FAU’s Roman boats
When Roman emperors and generals began conquering the region along the Rhine and Danube from the first century AD onwards, there were initially no roads. Only one means of transport was available to carry troops, goods and news from distant regions to the wilds of the north: by ship on the rivers.
What did these Roman ships, or rather boats, that the Romans used to advance deep into this territory and later used to patrol the river boundaries look like? What were they made of? Which technology was used to propel them? Which speeds could they achieve and which distances could they cover? Who were the rowers? The answers to some of these questions have already been found, but what was it like in real life? Prof. Dr. Boris Dreyer, an expert in ancient history, has been exploring these questions in a very special way since 2016, when he began reconstructing and testing Roman river boats, taking them as far as the Black Sea. It goes without saying that he cannot tackle such a mammoth project single-handedly. He is assisted by professional boat builders, students and a great many volunteers
During the first project, which began in December 2016, Prof. Dreyer and his team of helpers reconstructed a Roman riverboat that would have been used at the beginning of the second century AD. The Fridericiana Alexandrina Navis, F.A.N. for short, was launched in March 2018 and made her maiden voyage in May, before departing for the Black Sea in August. Construction of a new boat called the Danuvina Alacris (or D.V.C.) began with the keel laying in May 2021 within the framework of the EU Interreg DTP project “Living Danube Limes”. Boats of this type navigated the river boundaries of the Roman Empire in the fourth century AD. Beyond the scope of these projects and with the help of other reconstructions, Prof. Dreyer is also investigating how ancient bread ovens worked or how accurately Roman catapults could shoot.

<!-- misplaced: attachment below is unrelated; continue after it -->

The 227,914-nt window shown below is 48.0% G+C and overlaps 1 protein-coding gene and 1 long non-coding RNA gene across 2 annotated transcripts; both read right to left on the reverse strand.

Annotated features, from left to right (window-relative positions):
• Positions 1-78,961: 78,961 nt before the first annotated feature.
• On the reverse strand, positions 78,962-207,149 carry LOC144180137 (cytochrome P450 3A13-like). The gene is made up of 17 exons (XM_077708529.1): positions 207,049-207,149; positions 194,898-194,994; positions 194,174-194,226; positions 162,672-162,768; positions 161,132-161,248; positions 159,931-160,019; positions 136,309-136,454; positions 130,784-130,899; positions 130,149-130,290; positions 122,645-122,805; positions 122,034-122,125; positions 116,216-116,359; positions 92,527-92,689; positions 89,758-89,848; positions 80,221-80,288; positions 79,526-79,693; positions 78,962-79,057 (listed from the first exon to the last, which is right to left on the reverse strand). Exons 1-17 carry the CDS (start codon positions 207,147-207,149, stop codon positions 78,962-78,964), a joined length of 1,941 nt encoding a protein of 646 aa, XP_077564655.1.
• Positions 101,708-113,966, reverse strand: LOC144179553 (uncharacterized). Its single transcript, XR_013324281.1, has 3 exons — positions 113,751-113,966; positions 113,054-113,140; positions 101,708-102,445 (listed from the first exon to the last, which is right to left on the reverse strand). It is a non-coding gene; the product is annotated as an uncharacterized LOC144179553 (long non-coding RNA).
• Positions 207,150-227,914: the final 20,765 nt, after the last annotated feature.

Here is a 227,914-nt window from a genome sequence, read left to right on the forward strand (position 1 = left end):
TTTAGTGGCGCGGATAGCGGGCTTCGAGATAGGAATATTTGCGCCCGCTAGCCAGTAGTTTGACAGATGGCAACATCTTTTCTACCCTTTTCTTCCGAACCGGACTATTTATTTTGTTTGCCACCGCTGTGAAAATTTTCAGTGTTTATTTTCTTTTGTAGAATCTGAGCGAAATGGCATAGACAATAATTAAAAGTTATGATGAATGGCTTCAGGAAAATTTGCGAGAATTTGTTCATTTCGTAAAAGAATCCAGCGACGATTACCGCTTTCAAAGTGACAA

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Come and join the crew of the F.A.N. and the D.V.C.
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On the water with the Roman boat F.A.N (image: FAU/Claus Maison)
Fridericiana Alexandrina Navis, F.A.N. for short, is based on two wrecks discovered in Oberstimm and now displayed in the Roman and Celtic museum in Manching. They are from the period A.D. 100 and were used as patrol and convoy boats, guarding the borders and providing a first line of defence in the waters of Middle Franconia and along the Danube.
Technical data: 15.7 to 16 m long, 2.7 m wide; 70 cm draught, with 18 to 20 rowers. Speed up to 6 knots when rowed, even faster with wind. Built using the tongue and groove method.
There is still a lot of work to be done on the D.V.C. (image: FAU/Giulia Iannicelli)
The Danuvina alacris, D.V.C. for short, is based on the ship wrecks Lusoria I and V in the Museum of Ancient Seafaring, Mainz. They are originally from the 4th century A.D. and were designed to be flat rowing boats. These patrol and convoy boats were also used to guard borders and act as a first line of defence.
Technical data: 18 m long, 2.8 m wide at the widest part, 5-6 tonnes unladen weight, 20 rowers, built entirely using Gallo-Roman shipbuilding methods.
The F.A.N. in miniature
Can’t get enough of the F.A.N.? Why not get your own model of this historic vessel at a scale of 1:20 for 49 euros? Just send an e-mail to the Professorship for Ancient History at email@example.com.
The kit does not contain paint, glue, ropes or a sail.
The F.A.N. and the story behind her construction
A regatta featuring the F.A.N and the Lusoria from Regensburg